Identification of Candidates for Radical Prostatectomy with TPMB

San Diego—The identification of men with prostate cancer who are best suited for radical prostatectomy may be aided by use of intra-prostatic staging by transperineal mapping biopsy (TPMB). E. David Crawford, MD, and colleagues recently conducted an analysis of transrectal ultrasonography (TRUS) biopsy positive men with minimal disease, biopsy negative, and biopsy naïve men who had TPMB followed by radical prostatectomy. The researchers reported results of the analysis at the AUA 2016 Annual Meeting in a presentation titled Transperineal Prostate Mapping Biopsy Correctly Identifies Candidates for Radical Prostatectomy.

A cohort of 366 men who were being considered for focal therapy or active surveillance had TPMB. Of those, 45 of 218 (20.6%) with prostate cancer had radical prostatectomy; 12 (26.7%) had a prior positive TRUS biopsy with minimal disease, 24 had negative biopsy, and nine were biopsy naïve. TPMB was performed through a template with biopsies taken at intervals of 5 mm. If prostate length exceeded 2 cm, multiple in-line samples were taken. Biopsy locations were tracked using a proprietary software program.

Men with prior TRUS had a median of 12 cores sampled; the 45 men with TPMB had 50 cores. ANOVA and chi-square analysis were used to compare associations between positive TRUS and TPMB in men undergoing radical prostatectomy. The results of TPMB were also compared to the surgical pathology specimen.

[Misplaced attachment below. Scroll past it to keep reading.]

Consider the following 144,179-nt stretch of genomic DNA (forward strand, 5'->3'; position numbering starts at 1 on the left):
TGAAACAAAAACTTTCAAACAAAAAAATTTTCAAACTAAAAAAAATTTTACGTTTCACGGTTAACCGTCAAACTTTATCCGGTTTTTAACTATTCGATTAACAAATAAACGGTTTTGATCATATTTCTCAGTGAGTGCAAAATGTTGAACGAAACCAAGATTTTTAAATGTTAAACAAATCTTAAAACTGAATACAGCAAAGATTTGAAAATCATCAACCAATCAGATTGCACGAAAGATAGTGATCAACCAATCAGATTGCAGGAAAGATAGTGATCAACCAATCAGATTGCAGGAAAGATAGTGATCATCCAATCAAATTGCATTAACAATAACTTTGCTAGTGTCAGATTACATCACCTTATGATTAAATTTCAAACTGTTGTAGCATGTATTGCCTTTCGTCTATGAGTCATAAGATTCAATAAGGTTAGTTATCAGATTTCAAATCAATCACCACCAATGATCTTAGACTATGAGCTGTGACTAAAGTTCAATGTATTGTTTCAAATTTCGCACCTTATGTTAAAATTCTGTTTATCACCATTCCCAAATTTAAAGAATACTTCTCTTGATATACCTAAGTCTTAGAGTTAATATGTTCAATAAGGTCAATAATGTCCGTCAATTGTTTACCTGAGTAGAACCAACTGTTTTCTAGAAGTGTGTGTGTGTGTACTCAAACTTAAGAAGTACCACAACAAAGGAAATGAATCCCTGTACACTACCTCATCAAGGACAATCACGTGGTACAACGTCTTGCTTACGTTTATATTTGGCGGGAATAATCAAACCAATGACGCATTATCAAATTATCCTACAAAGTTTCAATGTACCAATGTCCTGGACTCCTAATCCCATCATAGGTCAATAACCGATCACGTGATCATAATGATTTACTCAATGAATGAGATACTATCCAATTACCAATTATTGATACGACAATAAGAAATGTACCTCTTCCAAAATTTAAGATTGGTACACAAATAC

Median age of the cohort was 63 years, median PSA was 6.3 ng/mL, and PSA density was 0.164. Six of the 12 men with positive biopsy had Gleason score 6 and six had Gleason score 7. Of those 12 men, TPMB revealed Gleason score 3 in three (25%), Gleason score 7 in seven (58.3%), and Gleason score 8-10 in two (16.7%). The median number of positive cores was 12 and 14 patients (58.3%) had bilateral disease. Radical prostatectomy specimens revealed Gleason score 6 in two patients, Gleason score 7 in seven, with three pending.

Following radical prostatectomy, eight patients had pT2c and one had pT3. None of the patients were downgraded to low volume Gleason score 6. Thirty-three had negative TRUS biopsy or were biopsy naïve and had TPMP followed by radical prostatectomy.

Mapping pathology was Gleason score 6 in 11 patients (33%), Gleason score 7 in 17 patients (51.5%), and Gleason score 8-10 in five patients (15.5%). Bilateral disease was present in 22 patients (66.7%). Surgical specimen data was available in 25 of the patients (six with Gleason score 6, 16 with Gleason score 7, and four with Gleason score 8-10. Radical prostatectomy stage was pT2a/b in four patients, pT2c in 13 patients, and pT3 in eight patients. The two patients with low volume disease on radical prostatectomy each had one core Gleason score 6 with TPMB.

“Intra-prostatic staging by TPMB can correctly identify appropriate candidates for radical prostatectomy. Forty-three of 45 (95.6%) had high volume or grade on surgical pathology which was determined by TPMB. The two radical prostatectomy patients who could have been managed by active surveillance were also identified by mapping biopsy,” the researchers said.

Source: Crawford, E D, Skouteris V, Arangua P, Stone N. Transperineal prostate mapping biopsy correctly identifies candidates for radical prostatectomy. Abstract of a presentation at the American Urological Association 2016 Annual Meeting, May 8, 2016, San Diego, California.